4. Bordeaux en primeur is overrated unless you want specific sizes. The appreciation is mostly priced in on release, Bordeaux survives questionable storage much better than most other wines, and there is so much of it made. And you have to pay to store it. Whereas if you want Burgundy or Champagne…

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I agree with this, but given that much of champagne is blended as it is, guessing the village isn’t what I’m focusing on. Producer, vintage/age, grapes are all much more doable. I’m not pretending I have friends who can regularly pick out Suenen’s Cocluette or Bereche’s Rilly blind. But could I call a wine as a 2017 base pinot meunier grower bottling? Maybe. Maybe not :slight_smile:

One of my (in retrospect) fondest memories of this year was nearly getting kicked* out of a very stuffy restaurant in Champagne after we ordered an undrinkable bottle of 1999 Mailly made by the the coop. One of our friends wanted to order it because no one other than Bereche makes a Mailly, and we were curious. It was undrinkable, but just goes to show how hard it is to call individual villages when sometimes no one else there makes wine! If only de Vogue made Musigny, we might put its quality down to bad terroir.

*For the high crime of trying to pour our own wine. I don’t think we were actually going to get kicked out, but I’ve never seen a French waiter move faster.

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I agree, the ones that quadruple in price overnight because of Instagram or whatever are not generally superior to the best of those that have not. Just let those go and move on.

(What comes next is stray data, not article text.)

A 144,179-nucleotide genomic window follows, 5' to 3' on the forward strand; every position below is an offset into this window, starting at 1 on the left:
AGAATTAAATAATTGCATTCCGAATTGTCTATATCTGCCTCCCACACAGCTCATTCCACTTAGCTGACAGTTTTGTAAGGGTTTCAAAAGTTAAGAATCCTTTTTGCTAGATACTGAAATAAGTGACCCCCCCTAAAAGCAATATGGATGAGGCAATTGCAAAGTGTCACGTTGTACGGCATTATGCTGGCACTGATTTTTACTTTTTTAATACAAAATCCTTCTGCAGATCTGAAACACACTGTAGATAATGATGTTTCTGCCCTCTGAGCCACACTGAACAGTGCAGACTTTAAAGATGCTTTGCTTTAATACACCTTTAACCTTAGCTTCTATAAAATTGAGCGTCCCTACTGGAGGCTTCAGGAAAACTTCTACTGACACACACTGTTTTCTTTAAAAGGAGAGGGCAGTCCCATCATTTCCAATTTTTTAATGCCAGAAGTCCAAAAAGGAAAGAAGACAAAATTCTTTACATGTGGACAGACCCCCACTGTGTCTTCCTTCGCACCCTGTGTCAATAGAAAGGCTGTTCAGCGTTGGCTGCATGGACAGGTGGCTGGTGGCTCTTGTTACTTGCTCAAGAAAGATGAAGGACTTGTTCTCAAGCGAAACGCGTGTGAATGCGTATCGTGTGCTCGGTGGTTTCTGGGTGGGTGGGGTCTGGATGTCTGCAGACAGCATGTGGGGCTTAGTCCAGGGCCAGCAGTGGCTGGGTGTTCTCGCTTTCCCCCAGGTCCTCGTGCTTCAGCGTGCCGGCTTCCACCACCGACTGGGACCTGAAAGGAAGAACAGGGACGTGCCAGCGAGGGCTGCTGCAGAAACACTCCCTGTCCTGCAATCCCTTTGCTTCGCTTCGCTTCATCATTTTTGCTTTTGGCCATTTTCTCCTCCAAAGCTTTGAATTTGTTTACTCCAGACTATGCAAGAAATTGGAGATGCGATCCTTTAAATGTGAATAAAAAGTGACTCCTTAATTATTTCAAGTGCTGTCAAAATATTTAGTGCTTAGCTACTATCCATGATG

Sorry to hear it, thanks for sharing, I am your age.
Best wishes for a solid recovery.

You’re still young.

It isn’t a question want to drink more, it’s a question of shouldn’t drink more, at least for some of us aged ones.

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Or there is a vintage that has tariffs, COVID and an absence of critics. Personally, I would prefer to pay more, and not have these.

My guess is that as interest rates begin to rise, we may see consumer reluctance to pay up front, and lesser prices, but not much less.

So interestingly, I posted my own “I’m done now” threads closing down both my wine and spirits purchases. And then the worldwide issue hit us. And there was nothing to do. And I taught myself to become a craft cocktail mixologist. And it opened back up again due to the unusual circumstances. And now I’m right back there with you. I looked over my wine purchases for all of 2022 so far and was shocked to find that I’ve purchased all of 4 bottles of Champagne and 2 bottles of Kracher. There’s a couple of other bottles Kracher coming for the last LCBO release in December and that’s it.

And you know, it’s time. I’m going to have a cellar depressurization event next summer and what’s going out will not be replenished. It’s time to enjoy actually consuming the stuff.